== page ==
I Can’t Stand It When Women Begin A Sentence With “As A Mother…”

July 4, 2018

Those three seemingly innocuous words can come across as patronizing, alienating and ultimately dismissive.

“As a mother…” generally isn’t something women say when they’re in the company of other mothers.

Well, at least not in my entirely anecdotal experience.

Rather than an introduction to an argument or opinion, it can be read as more of a statement: “I am a thing of which you are not.”

To be clear – most of the time I don’t think that’s how the phrase is intended. It’s a throwaway remark that most women probably just say because they themselves have heard it countless times before. And after all – they are a mother.

But how it is said and how it is read are two very different things.

I noticed the phrase first in commercials, then on reality television shows, and then I began overhearing it in cafes and on the bus. My friends say it. My colleagues say it. Commenters on Facebook say it.

Of course – many moms hate the phrase. They are as uncomfortable with those three words as I am.

But one I’ve heard too many times to count over the last few weeks is, “As a mother… I feel very affected by the children being held in cages at the United States border.”

Yes, well.

I think I speak on behalf of my child-free comrades when I say: So do we. You do not have to be a mother to think that the practice of tearing children away from their parents and imprisoning them is distressing and abhorrent.

The same goes for the recent murder of 22-year-old Australian woman Eurydice Dixon. “As a mother…” I heard over and over again, “I can’t stop thinking about that poor girl, whose life was taken far too soon.”

I would hope that we live in a world where as human beings we are deeply disturbed by rape and murder, regardless of whether we’ve procreated or not.

Those three seemingly innocuous words can come across as patronizing, alienating and ultimately dismissive.

Are you necessarily a more empathetic person by virtue of being a mother? What of the men and women who work with children, or are heavily involved in the lives of their nieces and nephews? Or who would desperately love to have children but can’t? Are they automatically denied access to the “As a mother…” club?

There are countless life experiences that can provide an individual with wisdom and insight that have nothing to do with motherhood. The loss of a parent, perhaps. Falling out with a sibling. A demanding job. A catastrophe. Wild success. Wild failure. A health scare. Moving abroad.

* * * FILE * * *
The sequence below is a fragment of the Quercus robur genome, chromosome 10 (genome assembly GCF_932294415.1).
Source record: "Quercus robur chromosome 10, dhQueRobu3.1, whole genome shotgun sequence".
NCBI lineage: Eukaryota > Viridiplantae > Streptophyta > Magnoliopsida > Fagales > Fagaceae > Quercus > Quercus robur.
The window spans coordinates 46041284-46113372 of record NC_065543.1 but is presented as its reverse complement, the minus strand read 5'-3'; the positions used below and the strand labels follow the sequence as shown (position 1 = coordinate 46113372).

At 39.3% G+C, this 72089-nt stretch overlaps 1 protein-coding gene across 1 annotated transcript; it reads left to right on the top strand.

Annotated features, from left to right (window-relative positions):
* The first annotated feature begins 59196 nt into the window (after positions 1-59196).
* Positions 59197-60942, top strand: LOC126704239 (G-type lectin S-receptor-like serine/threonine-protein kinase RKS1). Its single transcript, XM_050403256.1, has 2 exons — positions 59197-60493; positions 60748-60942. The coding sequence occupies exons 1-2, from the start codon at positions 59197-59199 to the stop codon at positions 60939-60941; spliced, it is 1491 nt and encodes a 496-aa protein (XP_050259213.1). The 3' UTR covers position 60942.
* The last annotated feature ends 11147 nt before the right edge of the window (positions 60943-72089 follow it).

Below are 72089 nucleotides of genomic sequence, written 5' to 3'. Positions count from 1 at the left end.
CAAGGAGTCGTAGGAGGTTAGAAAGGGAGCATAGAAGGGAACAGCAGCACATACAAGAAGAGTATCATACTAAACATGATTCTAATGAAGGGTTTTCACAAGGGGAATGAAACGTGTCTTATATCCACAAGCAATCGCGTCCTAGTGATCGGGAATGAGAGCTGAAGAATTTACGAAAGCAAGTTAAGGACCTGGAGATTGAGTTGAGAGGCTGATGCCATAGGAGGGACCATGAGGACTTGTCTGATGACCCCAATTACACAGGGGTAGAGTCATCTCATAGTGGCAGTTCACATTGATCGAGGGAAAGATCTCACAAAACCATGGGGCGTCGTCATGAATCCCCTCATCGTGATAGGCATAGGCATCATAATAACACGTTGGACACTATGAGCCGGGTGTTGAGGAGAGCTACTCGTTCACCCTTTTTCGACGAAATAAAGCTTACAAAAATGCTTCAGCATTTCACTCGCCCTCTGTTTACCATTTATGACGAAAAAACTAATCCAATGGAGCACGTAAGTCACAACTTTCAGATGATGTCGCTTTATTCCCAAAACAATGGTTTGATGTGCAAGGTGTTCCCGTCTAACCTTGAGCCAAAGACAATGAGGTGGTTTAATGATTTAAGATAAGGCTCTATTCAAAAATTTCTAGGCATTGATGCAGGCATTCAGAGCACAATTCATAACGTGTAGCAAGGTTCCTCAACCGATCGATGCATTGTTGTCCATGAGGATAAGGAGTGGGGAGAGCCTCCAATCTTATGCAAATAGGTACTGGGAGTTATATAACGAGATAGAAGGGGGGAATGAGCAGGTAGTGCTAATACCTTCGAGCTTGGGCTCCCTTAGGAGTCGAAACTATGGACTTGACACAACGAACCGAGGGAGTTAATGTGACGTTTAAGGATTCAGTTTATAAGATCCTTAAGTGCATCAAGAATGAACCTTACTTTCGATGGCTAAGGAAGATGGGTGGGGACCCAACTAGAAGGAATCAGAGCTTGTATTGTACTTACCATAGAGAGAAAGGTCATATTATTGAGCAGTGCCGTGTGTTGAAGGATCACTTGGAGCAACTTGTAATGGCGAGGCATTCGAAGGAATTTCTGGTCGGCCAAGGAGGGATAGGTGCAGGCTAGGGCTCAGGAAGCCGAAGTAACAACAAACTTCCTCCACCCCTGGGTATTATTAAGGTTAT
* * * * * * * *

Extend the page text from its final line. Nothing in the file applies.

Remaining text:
But it feels like as a culture, we’ve drawn up two camps. In one, are the childfree women who get nine hours sleep every night, enjoy manicures, lack empathy and are feeling quite alright about children in cages, and in the other, are mothers, who are more tired than you, busier than you, more stressed out than you, and know love like you could never imagine.

No single person tells us this. But it is a message that pervades advertising and films and even our language.

Motherhood, for women, has almost been set as the benchmark of authority. We only need to take one look back at former female Australian Prime Minister Julia Gillard, who was dismissed as “deliberately barren” which made her, according to Senator George Brandis, “a one-dimensional person”. Australian politician Mark Latham went as far as to suggest she lacked empathy because she was “childless”.

This is the context in which women hear the words “As a mother…” and feel immediately excluded and belittled.

Your opinion and your thoughts are not more or less valid because of your status as a parent.

They are valid because you are a person – children or not.

Image via wallhere.com.


This article was republished with full permission from mamamia.com.au. You can read the original version, here.

If you liked this story, read more like it on mamamia.com.au:

‘As A Mother,’ I Know Why Women Hate Those Three Words. And Why We Keep On Using Them.
Dear Mothers Who Are Not Single: Please Stop Calling Yourself A ‘Single Mum’.
Why I’ve Chosen To Be An Aunt, Not A Mother.

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